Gaming 2019/09/26 Summit

The HackMaster moniker has been removed from the Subject line. I'm retiring that campaign and going strictly to ad hoc games for the time being.

Games are normally on Thursday nights sometime after 6:00PM at World's Best Comics, 9714 Warwick Blvd Newport News, Virginia 23601. (Yes I moved back to Thursday.)

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Last game on September 26, we Played two games of Milton Bradley's "Summit" from 1961. This was a blast from the past from the Cold War that has relevance to Today. Three to six Players play over a polar projection of a world map and represent major world powers, U.S., Russia, China, Western Europe, India and South American as a whole. (Given the relevance to the 1960s I think the last two countries were thrown in because they needed to make space for 6 Players.)

The game design offered a "training game" where the random events deck are pre-programmed so the Players learn what to do by doing for the first two turns. This was our first game so we opted to continue as it was after the pre-programmed turns. The second game we played naturally. I won't say what the results were or who won, (mainly because I forgot).

It is actually more fun to describe the game. The players are supposed to build their economies by spending resources (represented by "I" beams) to build tokens representing steel mills, factories, and military bases on minor countries at a cost of two "I" beams each. Countries can share the same steel mills and factories, but if you but a military base on a minor country, the mills and factories are removed and the owner gets a token representing scrap to rebuild elsewhere.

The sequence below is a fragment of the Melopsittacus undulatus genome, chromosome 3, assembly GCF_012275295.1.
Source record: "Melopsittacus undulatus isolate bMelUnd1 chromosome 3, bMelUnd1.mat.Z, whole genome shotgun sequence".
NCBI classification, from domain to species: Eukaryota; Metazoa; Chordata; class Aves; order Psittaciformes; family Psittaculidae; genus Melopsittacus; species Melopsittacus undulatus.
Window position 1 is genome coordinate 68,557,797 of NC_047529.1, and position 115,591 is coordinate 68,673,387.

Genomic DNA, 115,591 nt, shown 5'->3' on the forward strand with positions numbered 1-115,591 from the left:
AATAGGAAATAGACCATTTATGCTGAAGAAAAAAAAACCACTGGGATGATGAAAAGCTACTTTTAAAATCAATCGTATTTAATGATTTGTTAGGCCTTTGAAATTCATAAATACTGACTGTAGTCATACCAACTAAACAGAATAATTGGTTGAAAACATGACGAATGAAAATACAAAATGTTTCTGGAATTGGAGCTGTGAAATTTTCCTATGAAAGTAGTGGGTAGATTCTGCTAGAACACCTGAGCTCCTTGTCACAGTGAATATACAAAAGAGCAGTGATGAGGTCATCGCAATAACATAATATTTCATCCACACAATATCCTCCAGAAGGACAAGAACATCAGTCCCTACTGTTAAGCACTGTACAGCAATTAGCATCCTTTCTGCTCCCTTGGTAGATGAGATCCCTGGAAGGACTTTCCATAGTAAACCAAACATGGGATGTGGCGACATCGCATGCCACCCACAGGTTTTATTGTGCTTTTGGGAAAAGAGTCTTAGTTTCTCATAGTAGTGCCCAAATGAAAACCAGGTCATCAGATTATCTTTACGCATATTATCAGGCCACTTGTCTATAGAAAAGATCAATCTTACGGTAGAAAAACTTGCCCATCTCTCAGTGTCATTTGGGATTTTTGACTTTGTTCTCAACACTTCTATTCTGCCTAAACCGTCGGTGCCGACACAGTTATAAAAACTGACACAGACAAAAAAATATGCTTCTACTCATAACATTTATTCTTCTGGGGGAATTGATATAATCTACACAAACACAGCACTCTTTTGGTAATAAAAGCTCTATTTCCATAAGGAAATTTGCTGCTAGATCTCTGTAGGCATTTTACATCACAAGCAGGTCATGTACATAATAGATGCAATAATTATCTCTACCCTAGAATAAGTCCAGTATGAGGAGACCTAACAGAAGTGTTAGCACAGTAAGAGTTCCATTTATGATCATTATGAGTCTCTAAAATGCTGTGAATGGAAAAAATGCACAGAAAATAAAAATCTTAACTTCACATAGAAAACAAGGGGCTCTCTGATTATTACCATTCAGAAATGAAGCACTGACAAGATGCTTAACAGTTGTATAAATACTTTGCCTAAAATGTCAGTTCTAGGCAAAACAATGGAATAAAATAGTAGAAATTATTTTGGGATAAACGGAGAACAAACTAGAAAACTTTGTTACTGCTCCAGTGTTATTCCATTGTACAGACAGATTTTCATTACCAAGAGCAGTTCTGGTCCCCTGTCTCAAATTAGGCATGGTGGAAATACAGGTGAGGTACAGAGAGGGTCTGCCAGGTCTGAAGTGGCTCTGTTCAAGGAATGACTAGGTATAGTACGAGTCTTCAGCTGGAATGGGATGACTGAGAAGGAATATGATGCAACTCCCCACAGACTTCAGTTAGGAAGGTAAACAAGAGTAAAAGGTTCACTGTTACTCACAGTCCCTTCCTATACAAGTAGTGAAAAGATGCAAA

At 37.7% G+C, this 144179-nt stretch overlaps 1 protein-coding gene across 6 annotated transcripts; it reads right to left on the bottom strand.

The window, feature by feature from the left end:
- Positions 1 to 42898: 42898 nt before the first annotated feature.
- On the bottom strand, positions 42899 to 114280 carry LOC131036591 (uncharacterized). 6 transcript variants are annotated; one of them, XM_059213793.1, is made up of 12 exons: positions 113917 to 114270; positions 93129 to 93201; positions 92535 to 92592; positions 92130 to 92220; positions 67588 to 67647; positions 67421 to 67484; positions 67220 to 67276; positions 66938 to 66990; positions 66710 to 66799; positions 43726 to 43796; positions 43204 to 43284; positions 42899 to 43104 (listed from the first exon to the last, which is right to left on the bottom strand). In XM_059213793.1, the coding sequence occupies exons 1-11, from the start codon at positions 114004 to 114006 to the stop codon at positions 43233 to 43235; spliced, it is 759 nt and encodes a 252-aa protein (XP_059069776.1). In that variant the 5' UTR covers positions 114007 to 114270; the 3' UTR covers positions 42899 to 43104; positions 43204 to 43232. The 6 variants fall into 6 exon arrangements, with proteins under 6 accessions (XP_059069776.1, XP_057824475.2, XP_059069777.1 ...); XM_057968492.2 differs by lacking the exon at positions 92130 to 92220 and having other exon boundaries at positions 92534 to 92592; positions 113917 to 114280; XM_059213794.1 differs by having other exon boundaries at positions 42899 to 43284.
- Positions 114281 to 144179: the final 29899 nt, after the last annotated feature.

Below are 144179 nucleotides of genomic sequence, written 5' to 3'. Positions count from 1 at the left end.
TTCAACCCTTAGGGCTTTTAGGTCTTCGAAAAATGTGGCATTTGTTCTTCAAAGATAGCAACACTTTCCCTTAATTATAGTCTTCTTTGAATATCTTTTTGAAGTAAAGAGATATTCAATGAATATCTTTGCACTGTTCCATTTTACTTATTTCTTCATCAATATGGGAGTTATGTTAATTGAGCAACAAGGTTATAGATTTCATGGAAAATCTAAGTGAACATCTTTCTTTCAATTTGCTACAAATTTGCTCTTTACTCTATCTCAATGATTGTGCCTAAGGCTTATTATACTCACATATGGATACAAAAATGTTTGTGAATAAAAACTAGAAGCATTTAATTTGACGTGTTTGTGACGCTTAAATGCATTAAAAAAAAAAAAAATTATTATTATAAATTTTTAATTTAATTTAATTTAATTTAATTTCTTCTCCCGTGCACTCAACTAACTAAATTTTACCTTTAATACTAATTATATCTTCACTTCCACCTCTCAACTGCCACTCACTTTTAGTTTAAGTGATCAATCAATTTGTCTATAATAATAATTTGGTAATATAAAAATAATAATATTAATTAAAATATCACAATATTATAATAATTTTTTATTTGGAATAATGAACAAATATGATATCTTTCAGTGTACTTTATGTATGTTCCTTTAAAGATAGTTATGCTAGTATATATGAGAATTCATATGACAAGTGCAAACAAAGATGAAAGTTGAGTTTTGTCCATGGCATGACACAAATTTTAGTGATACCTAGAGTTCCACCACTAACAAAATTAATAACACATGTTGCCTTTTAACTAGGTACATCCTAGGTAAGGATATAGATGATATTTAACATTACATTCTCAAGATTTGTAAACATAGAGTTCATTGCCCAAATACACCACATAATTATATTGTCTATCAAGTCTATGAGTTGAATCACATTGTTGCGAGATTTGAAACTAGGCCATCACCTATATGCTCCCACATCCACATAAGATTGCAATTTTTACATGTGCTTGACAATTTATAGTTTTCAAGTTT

Steel mills in your own country produce an "I" beam, and with a hat tip to the colonial exploitation of the time a steel mill in a minor country produces two "I" beams.

The event cards also seem like today's news, for example a trade dispute can make you lose production or that your country develops a new missile so you get a military power token. One player commented, "These cards can be updated by prefixing it with "Your President's tweet causes ...".

Victory is determined by adding up tokens across the board by event card that calls for a census which may occur several times throughout the game. You get extra points by having a military base on each country on the final census.


Next game is Tomorrow, I plan on bringing out an old TSR classic "Dungeon!" which was a board-like reenactment of a Dungeons & Dragons game back in the day.

Tracy Johnson